A team from France-based leading battery company Saft and Université Paris Est reports on solid-state batteries operating at 120 °C prepared with metal hydride MH nanocomposites xMgH2+(1-x)TiH2 used as active materials for the positive electrode; metallic Li as the negative electrode; and LiBH4 as the solid electrolyte in a paper in the Journal of Power Sources.
For the study, the molar content x of the MH nanocomposites ranged from 0.2 to 0.8. Mg-rich nanocomposites offered higher specific capacity (more than 1700 mAh g−1 at C/50 regime for x = 0.7), whereas Ti-rich ones exhibited better cycle-life (ca. 100% capacity retention after 10 cycles for x = 0.2).
In comparison to equivalent liquid electrolyte cells operated at room temperature, the solid-state cells showed improved properties such as a coulombic efficiency above 98% and a rate capability of around 50% of delivered capacity at 1C-rate.
To increase the current specific energy of LiBs, researchers are addressing their efforts to develop new materials with enhanced capacity. Metals or semimetals such as aluminum, tin and silicon are attractive candidates because of their large capacity through alloying-type reactions, e.g. over 3600 mAh g−1 for Li15Si4 alloy. However, the large volume changes occurring during reversible lithiation leads to loss of electrical contact, limiting their cycle-life. This issue has been largely solved by nanostructuration and composite formation. For instance, Si-C nanocomposites show capacity exceeding 1000 mAh g−1 for more than 200 cycles.
Alternatively, through a conversion reaction scheme, nanostructured materials based on transition metal oxides have been demonstrated to be promising anodes. Fe2O3-based materials can deliver a reversible capacity of 800 mAh g−1, with working potential of ∼1.0 V (vs Li/Li+). Irreversibility of the conversion reaction and volume expansion concerns in these materials have been successfully improved. However, metal oxides face, as intrinsic issue, a large voltage hysteresis (i.e. polarization) observed between discharge and charge, which severely diminishes the round-trip efficiency of the electrode.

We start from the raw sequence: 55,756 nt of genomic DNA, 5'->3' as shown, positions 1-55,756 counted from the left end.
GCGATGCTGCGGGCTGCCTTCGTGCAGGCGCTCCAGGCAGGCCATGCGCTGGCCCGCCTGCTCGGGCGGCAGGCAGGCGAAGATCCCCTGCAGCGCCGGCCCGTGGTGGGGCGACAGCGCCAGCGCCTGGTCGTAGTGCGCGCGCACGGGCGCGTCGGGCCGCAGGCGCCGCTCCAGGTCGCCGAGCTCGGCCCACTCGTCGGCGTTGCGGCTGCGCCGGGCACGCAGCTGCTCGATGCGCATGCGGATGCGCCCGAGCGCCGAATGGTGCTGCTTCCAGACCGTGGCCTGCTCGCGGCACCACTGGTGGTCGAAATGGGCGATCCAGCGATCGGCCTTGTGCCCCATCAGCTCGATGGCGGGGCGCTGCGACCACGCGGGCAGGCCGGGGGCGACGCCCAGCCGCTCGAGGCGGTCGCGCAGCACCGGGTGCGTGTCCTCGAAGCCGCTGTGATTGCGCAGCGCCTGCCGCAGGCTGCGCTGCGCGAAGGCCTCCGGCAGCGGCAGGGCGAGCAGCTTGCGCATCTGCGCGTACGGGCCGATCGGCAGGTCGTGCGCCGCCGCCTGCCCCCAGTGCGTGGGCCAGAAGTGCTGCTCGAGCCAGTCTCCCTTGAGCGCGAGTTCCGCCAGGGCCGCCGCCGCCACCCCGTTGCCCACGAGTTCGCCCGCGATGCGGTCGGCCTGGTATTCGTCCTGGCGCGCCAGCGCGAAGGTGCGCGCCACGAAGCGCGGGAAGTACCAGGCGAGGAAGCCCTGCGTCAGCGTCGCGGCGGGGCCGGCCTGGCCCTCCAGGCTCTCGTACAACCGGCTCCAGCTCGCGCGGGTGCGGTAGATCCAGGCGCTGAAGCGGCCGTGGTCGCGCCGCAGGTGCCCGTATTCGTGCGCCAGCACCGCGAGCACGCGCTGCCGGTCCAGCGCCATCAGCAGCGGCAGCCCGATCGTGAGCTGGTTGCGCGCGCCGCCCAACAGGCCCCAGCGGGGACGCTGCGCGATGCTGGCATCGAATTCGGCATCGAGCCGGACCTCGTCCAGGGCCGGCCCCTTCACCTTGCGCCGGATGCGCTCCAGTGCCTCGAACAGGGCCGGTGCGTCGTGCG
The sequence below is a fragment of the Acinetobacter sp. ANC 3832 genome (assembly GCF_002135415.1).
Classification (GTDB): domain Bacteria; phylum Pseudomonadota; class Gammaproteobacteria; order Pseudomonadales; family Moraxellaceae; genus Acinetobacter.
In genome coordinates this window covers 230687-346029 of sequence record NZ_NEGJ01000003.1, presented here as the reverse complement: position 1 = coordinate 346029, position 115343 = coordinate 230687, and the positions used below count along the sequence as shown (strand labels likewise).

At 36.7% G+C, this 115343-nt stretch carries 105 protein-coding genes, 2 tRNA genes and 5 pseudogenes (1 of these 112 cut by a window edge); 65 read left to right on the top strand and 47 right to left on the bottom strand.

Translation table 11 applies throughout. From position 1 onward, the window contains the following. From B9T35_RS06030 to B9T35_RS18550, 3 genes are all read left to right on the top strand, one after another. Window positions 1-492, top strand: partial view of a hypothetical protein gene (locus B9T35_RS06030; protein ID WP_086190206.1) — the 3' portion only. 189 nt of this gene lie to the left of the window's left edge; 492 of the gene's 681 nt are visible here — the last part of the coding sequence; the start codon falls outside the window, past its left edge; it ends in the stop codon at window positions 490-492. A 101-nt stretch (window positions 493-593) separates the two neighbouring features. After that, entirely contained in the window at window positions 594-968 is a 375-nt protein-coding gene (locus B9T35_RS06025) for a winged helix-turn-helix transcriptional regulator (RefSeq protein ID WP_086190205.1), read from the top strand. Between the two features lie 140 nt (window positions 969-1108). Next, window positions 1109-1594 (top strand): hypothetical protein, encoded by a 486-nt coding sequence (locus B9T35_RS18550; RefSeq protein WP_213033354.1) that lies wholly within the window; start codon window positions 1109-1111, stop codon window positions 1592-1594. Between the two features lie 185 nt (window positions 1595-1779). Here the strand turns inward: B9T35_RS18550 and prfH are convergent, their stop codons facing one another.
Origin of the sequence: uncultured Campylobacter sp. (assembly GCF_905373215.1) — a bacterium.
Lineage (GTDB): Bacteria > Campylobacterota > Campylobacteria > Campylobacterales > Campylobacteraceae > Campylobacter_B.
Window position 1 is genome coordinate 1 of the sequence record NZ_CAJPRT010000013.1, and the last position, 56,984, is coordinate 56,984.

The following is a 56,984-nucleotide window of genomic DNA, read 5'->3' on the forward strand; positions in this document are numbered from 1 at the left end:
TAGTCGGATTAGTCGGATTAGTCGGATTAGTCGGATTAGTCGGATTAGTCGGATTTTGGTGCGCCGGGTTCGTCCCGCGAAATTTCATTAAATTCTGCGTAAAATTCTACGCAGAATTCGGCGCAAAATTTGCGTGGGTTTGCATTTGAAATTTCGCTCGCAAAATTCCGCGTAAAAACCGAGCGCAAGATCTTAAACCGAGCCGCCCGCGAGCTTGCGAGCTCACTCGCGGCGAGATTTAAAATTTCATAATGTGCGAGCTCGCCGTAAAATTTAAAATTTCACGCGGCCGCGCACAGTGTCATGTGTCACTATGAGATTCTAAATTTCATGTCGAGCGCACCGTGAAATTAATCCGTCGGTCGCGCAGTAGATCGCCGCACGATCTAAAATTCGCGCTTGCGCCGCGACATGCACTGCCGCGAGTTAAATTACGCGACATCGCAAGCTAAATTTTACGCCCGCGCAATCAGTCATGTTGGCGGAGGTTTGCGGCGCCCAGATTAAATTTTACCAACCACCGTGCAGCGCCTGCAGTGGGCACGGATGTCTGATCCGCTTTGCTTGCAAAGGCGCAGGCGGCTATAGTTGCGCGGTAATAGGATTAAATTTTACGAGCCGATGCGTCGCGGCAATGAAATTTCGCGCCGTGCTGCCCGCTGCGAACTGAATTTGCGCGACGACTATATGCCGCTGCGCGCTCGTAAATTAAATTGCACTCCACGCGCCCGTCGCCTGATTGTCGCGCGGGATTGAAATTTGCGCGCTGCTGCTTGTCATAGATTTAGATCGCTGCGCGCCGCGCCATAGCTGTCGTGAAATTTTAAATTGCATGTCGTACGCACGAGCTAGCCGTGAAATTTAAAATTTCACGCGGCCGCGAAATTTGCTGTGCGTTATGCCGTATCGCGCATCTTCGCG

In 2008, metal hydrides (MHy) were proposed as high capacity anode materials for LiBs. … In a previous publication, we built for the first time a complete SSB metal hydride – sulfur Li-ion cell. We evidenced the excellent compatibility of this redox couple and its outstanding electrochemical performance. An interesting approach to enhance the individual properties of the two hydrides MgH2 and TiH2 is to combine them to form a nanocomposite. The addition of TiH2 to MgH2 improves the MgH2 electrochemical behavior, electronic conductivity, and hydrogen transport.—Dao et al.
The conversion reaction for metal hydrides is written as:
MHy + yLi+ + ye− ↔ M + yLiH
Metal hydrides such as MgH2 and TiH2 with y = 2 can provide theoretical specific capacities of 2038 and 1074mAh g−1, with low working potentials of 0.55 and 0.22 V vs. Li/Li+, respectively and low polarization.
The purpose of the Saft study was to examine the electrochemical performance of the nanocomposites as a function of molar ratio x to clarify the synergetic effects between MgH2 and TiH2 in a solid-state cell.
The team noted that future efforts are still needed, particularly in terms of cycle-life, to make these composite metal hydride materials suitable for commercial applications.
Anh Ha Dao, Nicola Berti, Pedro López-Aranguren, Junxian Zhang, Fermín Cuevas, Christian Jordy, Michel Latroche (2018) “Electrochemical properties of MgH2 – TiH2 nanocomposite as active materials for all-solid-state lithium batteries,” Journal of Power Sources, Volume 397, Pages 143-149 doi: 10.1016/j.jpowsour.2018.07.028.